Full-text · Article · Jan 2014 · Public Health Nursing
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    • "Our results reveal that women who had previously breastfed were more likely to initiate breastfeeding, breastfeed at 6 months postpartum and breastfeed at 12 months postpartum. Previous breastfeeding experience has been correlated with the intention to breastfeed [41] and breastfeeding mothers have also been reported to be more likely to have had prior experience breastfeeding [42]. Our data suggest prior breastfeeding experience is also associated with actual breastfeeding initiation and duration. "
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    ABSTRACT: The World Health Organization recommends exclusive breastfeeding until 6 months of age. Maternal attitudes toward infant feeding are correlated with chosen feeding method and breastfeeding duration. The Iowa Infant Feeding Attitude Scale (IIFAS) has been used to assess attitudes towards breastfeeding prenatally and is predictive of breastfeeding decisions in certain population groups. In a cohort of pregnant Latina women recruited from two hospitals in the San Francisco Bay Area (n=185), we administered the IIFAS prior to delivery. Information regarding feeding choice, maternal sociodemographic information, and anthropometrics were collected at 6 months and 1 year postpartum. Analysis of predictors for breastfeeding initiation, breastfeeding at 6 and 12 months and exclusive breastfeeding at 6 months were evaluated using multivariate logistic regression adjusting for potential confounders. In our cohort of Latina mothers, breastfeeding a previous infant was associated with breastfeeding initiation (OR 8.29 [95% CI 1.00, 68.40] p = 0.05) and breastfeeding at 6 months (OR 18.34 [95%CI 2.01, 167.24] p = 0.01). College education was associated with increased exclusive breastfeeding at 6 months (OR 58.67 [95% CI 4.97, 692.08] p = 0.001) and having other children was associated with reduced breastfeeding at six months (OR 0.08 [95%CI 0.01, 0.70] p = 0.02). A higher IIFAS score was not associated with breastfeeding initiation, breastfeeding at 6 or 12 months or exclusive breastfeeding at 6 months of age. Initial choices about breastfeeding will likely influence future breastfeeding decisions, so breastfeeding interventions should specifically target new mothers. Mothers with other children also need additional encouragement to maintain breastfeeding until 6 months of age. The IIFAS, while predictive of breastfeeding decisions in other population groups, was not associated with feeding decisions in our population of Latina mothers.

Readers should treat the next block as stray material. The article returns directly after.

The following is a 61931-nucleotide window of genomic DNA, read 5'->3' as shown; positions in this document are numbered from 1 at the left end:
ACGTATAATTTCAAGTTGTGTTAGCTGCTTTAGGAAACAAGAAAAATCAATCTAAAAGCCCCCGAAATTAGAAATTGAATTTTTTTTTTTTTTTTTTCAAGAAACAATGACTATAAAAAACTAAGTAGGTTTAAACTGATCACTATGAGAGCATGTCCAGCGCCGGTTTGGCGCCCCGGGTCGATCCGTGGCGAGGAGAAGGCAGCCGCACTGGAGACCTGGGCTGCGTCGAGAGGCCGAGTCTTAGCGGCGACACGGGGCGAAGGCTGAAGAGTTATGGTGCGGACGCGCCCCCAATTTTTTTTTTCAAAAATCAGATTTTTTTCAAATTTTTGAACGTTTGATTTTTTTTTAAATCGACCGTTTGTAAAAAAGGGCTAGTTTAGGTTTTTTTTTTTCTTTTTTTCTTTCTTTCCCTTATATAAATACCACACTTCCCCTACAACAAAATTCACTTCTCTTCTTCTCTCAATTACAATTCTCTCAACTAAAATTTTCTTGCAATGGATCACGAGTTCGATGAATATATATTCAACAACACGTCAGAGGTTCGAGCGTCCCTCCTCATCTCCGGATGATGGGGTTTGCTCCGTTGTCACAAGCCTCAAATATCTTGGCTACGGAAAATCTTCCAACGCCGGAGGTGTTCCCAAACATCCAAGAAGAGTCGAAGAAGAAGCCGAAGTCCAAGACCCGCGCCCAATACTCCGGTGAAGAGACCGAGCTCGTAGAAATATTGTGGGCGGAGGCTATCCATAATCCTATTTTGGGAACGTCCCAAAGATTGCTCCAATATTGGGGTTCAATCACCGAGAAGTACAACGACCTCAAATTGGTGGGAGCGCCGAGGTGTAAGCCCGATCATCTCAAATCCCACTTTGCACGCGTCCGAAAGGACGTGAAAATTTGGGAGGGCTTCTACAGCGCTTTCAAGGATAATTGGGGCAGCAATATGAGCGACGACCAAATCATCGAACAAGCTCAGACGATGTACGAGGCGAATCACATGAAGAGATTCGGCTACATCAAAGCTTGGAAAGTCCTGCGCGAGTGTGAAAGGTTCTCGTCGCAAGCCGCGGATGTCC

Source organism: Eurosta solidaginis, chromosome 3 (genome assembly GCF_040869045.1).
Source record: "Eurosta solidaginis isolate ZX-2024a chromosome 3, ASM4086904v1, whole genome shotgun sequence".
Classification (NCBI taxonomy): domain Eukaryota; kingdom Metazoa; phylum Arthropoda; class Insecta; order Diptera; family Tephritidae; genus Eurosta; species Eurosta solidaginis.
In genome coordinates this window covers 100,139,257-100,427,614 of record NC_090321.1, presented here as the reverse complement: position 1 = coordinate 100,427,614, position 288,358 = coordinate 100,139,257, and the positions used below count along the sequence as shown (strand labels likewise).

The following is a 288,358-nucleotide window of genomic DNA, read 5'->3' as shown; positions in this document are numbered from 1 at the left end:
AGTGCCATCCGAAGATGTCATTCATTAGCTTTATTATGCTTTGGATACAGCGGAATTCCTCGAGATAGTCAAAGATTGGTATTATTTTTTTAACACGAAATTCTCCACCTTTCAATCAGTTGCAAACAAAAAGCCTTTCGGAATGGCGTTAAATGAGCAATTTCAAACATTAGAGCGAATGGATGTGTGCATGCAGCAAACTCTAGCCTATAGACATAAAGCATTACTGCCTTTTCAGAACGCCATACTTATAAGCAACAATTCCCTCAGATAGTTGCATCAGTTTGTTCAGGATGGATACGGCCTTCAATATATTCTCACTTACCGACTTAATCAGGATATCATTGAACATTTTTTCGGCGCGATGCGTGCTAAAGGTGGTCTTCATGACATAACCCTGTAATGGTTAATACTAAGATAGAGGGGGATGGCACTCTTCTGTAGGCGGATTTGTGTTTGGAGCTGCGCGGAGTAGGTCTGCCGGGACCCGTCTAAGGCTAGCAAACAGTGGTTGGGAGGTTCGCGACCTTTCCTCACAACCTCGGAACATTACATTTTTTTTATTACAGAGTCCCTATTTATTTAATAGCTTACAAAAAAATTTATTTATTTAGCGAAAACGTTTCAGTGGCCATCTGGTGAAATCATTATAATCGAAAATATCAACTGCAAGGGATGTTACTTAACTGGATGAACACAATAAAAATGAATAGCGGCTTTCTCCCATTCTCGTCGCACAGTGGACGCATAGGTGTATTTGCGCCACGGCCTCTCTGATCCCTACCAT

Full-text · Article · Jul 2013 · International Breastfeeding Journal